1: Can you accept the fundamental difference of worldview that you will almost certainly have with your kids' teachers? It is o.k. for this difference to exist, and I do believe that they will accept how you see things, but can you accept how they do? This will become particularly important if you ever face a problem with your child, as in how they handle discipline, academic issues and possibly bullying. They are not going to treat something from a rationalist perspective because you do. They are trained to work with temperaments (choleric, sanguine etc...), karma and angels in working with your child. (Although they will never talk with the child or most likely even you directly about these things.) Many Waldorf teachers view themselves as child development experts, but do understand that that is within the Waldorf world and is entirely anthroposophically based. (Except for some renegade teachers. I have never met any, but I am assured that they exist.)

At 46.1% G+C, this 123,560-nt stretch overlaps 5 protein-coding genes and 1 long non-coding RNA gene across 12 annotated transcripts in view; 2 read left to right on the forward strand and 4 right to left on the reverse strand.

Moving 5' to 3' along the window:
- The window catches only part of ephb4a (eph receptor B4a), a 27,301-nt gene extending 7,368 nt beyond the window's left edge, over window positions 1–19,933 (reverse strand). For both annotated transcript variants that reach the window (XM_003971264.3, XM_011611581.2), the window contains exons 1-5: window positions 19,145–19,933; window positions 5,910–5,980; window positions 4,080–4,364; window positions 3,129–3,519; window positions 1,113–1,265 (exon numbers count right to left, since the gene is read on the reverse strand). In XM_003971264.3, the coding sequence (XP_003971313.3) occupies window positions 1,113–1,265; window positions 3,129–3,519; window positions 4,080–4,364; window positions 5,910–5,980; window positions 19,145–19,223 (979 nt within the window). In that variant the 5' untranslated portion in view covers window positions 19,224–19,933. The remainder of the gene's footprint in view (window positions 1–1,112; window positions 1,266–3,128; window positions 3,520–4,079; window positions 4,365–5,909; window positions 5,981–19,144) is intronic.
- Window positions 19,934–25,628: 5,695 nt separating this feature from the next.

2. Make sure you are really familiar with what Waldorf schools actually do if you can accept why they do those things.

Kindergarten is a nice place to start because it's not as committing as the grades. As long as you can get your child up to speed for a mainstream school in first grade (learning basic math and reading) over the summer. That gives you a lot of time to get to know the community and learn more about the grades. Kindergarten is very play-based, and will probably appeal to you despite the underlying philosophy.
post #6 of 55
Oh, about books- My thoughts on this is that you are in charge in your own home. There will be other parents who care a lot about following Waldorf to the letter and will avoid even books, and others who let their kids watch t.v. and play video games even if they sign a contract not to. You don't check your right to make rational decisions at the door. However, do be prepared for some others perhaps not respecting that decision. I should say that almost all the Waldorf kids I know have books at home.

I never limited books in any way at all, but I did add storytelling to the repetoire, and I really appreciated it. This is one of the best things that I took from having my kids in Waldorf early ed.
post #7 of 55
I would *love* to have a neighborhood Waldorf school to consider as an option. I'm so jealous of all of you mamas.